"A voyage of flight, a voyage of fugitives-for every soul aboard the "Noordendam. The Polish engineer, the Greek stowaway, the Jewish medical officer, the British spy, the Spaniards who fought Franco, the Germans who fought Hitler, the Dutch crew itself. There is no place for them in occupied France; they cannot go home.
From Alan Furst-whom "The New York Times calls America'spreeminent spy novelist-here is an epic tale of war and espionage, of spies and fugitives, of love in secret hotel rooms, of courage in the face of impossible odds. "Dark Voyage is taut with suspense and pounding with battle scenes; it is authentic, powerful, and brilliant.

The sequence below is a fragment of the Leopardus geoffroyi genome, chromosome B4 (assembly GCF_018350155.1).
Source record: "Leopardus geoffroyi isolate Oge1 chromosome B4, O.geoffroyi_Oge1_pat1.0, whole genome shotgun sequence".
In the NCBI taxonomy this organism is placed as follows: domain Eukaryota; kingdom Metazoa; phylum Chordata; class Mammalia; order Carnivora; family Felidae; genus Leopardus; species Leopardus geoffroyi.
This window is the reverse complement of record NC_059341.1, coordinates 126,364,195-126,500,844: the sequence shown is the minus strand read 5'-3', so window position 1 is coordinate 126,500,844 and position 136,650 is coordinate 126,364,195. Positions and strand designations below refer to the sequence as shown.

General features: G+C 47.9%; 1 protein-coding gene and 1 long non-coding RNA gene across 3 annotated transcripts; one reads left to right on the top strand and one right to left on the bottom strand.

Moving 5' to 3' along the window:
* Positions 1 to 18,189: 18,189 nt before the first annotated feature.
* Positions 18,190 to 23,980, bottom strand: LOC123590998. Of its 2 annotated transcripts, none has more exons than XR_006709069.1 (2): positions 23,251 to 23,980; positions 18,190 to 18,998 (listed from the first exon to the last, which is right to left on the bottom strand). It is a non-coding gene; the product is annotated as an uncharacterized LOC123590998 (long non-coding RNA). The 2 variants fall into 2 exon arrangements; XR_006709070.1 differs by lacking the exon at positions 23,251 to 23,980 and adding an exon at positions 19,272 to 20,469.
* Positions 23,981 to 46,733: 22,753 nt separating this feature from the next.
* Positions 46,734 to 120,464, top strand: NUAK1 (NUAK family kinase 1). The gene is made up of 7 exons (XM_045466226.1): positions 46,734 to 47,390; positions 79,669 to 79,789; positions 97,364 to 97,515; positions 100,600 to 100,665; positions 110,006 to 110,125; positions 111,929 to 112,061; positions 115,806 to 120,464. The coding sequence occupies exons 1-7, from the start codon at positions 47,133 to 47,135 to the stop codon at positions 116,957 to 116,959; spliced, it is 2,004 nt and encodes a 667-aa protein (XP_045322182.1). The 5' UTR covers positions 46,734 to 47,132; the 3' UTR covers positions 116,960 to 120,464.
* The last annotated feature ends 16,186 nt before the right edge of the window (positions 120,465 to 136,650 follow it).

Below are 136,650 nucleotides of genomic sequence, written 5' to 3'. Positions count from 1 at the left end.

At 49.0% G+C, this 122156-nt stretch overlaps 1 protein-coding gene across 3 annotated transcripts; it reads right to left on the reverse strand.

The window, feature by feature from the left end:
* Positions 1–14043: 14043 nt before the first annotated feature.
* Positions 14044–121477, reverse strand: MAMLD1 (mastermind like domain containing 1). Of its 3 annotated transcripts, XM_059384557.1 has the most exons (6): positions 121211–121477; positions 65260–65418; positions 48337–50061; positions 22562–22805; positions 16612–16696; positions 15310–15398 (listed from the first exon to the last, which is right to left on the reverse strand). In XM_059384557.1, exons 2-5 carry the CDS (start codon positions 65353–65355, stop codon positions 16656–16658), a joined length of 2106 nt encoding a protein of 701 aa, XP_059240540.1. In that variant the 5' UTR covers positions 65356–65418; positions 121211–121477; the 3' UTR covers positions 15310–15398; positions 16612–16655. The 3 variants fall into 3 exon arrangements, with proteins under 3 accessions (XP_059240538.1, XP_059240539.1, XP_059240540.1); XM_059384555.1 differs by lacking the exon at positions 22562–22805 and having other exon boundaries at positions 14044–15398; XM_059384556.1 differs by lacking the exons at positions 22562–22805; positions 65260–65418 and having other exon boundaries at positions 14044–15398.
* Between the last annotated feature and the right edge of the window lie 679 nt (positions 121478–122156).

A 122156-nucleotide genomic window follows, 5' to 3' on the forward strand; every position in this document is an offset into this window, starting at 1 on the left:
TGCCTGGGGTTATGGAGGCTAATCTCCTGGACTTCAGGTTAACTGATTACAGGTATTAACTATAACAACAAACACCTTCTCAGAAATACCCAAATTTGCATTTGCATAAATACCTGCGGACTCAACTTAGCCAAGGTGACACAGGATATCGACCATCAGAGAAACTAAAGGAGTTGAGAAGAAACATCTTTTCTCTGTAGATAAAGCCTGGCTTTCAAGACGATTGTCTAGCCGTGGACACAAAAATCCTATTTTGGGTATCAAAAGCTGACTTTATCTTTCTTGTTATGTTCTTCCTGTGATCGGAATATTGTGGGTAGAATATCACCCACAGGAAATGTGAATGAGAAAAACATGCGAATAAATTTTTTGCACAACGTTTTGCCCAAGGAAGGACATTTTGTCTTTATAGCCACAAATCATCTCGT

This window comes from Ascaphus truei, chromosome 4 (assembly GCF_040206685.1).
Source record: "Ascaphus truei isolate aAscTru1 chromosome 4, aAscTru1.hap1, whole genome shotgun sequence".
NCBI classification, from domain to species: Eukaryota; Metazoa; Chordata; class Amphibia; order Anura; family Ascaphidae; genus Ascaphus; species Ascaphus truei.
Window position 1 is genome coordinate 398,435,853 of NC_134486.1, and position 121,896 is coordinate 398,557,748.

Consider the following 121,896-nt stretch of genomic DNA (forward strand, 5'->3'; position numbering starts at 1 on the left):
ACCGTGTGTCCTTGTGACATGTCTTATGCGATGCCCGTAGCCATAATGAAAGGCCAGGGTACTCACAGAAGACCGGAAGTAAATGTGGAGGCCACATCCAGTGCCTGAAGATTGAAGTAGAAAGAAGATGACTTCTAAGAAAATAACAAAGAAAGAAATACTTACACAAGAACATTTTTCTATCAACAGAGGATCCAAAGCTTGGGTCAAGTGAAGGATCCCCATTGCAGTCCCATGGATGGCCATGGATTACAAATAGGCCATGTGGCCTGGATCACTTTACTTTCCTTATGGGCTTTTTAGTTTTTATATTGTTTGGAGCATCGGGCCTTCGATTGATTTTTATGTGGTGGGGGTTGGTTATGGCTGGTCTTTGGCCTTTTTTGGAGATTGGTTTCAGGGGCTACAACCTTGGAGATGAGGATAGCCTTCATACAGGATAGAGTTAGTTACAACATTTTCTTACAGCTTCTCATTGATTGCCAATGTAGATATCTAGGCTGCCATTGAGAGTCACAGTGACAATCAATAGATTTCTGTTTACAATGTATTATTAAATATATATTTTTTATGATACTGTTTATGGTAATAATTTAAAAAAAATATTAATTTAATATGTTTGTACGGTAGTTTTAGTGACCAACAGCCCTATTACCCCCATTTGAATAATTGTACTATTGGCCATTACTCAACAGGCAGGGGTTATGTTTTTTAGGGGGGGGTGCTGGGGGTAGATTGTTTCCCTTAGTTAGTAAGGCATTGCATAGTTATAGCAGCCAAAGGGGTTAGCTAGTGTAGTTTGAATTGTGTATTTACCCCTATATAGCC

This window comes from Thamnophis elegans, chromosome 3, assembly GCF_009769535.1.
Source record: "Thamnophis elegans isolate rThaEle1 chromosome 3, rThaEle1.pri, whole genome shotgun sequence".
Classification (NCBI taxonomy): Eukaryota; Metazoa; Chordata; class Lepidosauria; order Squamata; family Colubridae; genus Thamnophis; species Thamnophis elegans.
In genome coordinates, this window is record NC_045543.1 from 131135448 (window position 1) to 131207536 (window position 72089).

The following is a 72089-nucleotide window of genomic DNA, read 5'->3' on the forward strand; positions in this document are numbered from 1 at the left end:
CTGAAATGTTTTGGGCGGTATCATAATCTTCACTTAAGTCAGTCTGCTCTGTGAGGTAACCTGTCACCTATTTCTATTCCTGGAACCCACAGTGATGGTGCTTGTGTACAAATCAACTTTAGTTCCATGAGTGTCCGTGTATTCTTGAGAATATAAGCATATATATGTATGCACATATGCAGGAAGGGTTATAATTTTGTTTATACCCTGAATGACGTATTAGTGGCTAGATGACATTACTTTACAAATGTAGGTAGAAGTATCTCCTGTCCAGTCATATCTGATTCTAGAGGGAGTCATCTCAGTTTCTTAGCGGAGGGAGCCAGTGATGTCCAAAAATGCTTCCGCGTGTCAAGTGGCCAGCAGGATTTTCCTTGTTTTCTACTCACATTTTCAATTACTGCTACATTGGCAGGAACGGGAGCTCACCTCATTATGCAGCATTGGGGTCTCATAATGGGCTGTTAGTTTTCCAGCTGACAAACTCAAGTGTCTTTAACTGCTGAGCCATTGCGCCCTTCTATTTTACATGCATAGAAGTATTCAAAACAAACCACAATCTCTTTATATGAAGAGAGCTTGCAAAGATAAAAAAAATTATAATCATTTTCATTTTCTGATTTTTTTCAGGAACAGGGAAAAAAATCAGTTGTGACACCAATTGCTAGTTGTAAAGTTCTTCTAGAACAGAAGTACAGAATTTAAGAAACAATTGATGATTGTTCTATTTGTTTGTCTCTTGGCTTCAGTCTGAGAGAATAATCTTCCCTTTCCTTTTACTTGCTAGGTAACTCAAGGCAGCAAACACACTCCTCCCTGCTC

"From the Hardcover edition.
Top customer reviews
There was a problem filtering reviews right now. Please try again later.
In "Dark Voyage", Alan Furst returns with another installment of his (very) loosely-connected tales of World War II intrique. This time, it is 1941, and Eric DeHaan, captain of the Dutch freighter Noordendam, finds himself, his crew and his ship drafted into the service of Allied naval intelligence. Tasked with delivering secret cargoes that includce commandoes, radio equipment, and even an assassin, to dangerous ports of call, the Noordendam has only fresh paint and a false flag to protect her.